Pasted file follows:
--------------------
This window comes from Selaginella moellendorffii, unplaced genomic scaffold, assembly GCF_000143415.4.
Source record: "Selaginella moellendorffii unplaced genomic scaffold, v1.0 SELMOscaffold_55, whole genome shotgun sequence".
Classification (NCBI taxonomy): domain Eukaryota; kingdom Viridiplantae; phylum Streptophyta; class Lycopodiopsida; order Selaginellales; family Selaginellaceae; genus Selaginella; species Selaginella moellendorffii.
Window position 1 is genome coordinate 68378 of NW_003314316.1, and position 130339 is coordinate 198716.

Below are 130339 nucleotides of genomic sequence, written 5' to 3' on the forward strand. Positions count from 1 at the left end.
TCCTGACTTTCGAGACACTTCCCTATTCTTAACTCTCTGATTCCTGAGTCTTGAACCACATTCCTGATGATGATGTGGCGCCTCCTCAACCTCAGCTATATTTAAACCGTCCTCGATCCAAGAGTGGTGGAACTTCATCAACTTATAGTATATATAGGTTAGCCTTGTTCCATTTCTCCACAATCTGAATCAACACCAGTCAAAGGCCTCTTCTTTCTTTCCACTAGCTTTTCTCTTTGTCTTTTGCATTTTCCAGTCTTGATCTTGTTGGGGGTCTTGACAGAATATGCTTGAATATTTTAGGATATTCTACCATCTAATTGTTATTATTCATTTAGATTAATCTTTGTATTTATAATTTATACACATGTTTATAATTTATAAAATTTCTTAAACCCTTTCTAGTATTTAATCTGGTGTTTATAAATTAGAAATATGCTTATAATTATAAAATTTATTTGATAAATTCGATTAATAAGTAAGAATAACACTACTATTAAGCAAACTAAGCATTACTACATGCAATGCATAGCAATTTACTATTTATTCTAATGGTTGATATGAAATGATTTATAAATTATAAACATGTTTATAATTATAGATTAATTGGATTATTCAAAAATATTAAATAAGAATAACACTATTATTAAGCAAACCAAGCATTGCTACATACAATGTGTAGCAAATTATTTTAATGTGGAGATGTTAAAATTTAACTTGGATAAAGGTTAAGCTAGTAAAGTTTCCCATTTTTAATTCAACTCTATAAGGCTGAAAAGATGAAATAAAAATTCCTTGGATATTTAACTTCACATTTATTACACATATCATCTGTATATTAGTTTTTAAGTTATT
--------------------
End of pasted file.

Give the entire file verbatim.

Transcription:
This window comes from Selaginella moellendorffii, unplaced genomic scaffold, assembly GCF_000143415.4.
Source record: "Selaginella moellendorffii unplaced genomic scaffold, v1.0 SELMOscaffold_55, whole genome shotgun sequence".
Classification (NCBI taxonomy): domain Eukaryota; kingdom Viridiplantae; phylum Streptophyta; class Lycopodiopsida; order Selaginellales; family Selaginellaceae; genus Selaginella; species Selaginella moellendorffii.
Window position 1 is genome coordinate 68378 of NW_003314316.1, and position 130339 is coordinate 198716.

Below are 130339 nucleotides of genomic sequence, written 5' to 3' on the forward strand. Positions count from 1 at the left end.
TCCTGACTTTCGAGACACTTCCCTATTCTTAACTCTCTGATTCCTGAGTCTTGAACCACATTCCTGATGATGATGTGGCGCCTCCTCAACCTCAGCTATATTTAAACCGTCCTCGATCCAAGAGTGGTGGAACTTCATCAACTTATAGTATATATAGGTTAGCCTTGTTCCATTTCTCCACAATCTGAATCAACACCAGTCAAAGGCCTCTTCTTTCTTTCCACTAGCTTTTCTCTTTGTCTTTTGCATTTTCCAGTCTTGATCTTGTTGGGGGTCTTGACAGAATATGCTTGAATATTTTAGGATATTCTACCATCTAATTGTTATTATTCATTTAGATTAATCTTTGTATTTATAATTTATACACATGTTTATAATTTATAAAATTTCTTAAACCCTTTCTAGTATTTAATCTGGTGTTTATAAATTAGAAATATGCTTATAATTATAAAATTTATTTGATAAATTCGATTAATAAGTAAGAATAACACTACTATTAAGCAAACTAAGCATTACTACATGCAATGCATAGCAATTTACTATTTATTCTAATGGTTGATATGAAATGATTTATAAATTATAAACATGTTTATAATTATAGATTAATTGGATTATTCAAAAATATTAAATAAGAATAACACTATTATTAAGCAAACCAAGCATTGCTACATACAATGTGTAGCAAATTATTTTAATGTGGAGATGTTAAAATTTAACTTGGATAAAGGTTAAGCTAGTAAAGTTTCCCATTTTTAATTCAACTCTATAAGGCTGAAAAGATGAAATAAAAATTCCTTGGATATTTAACTTCACATTTATTACACATATCATCTGTATATTAGTTTTTAAGTTATT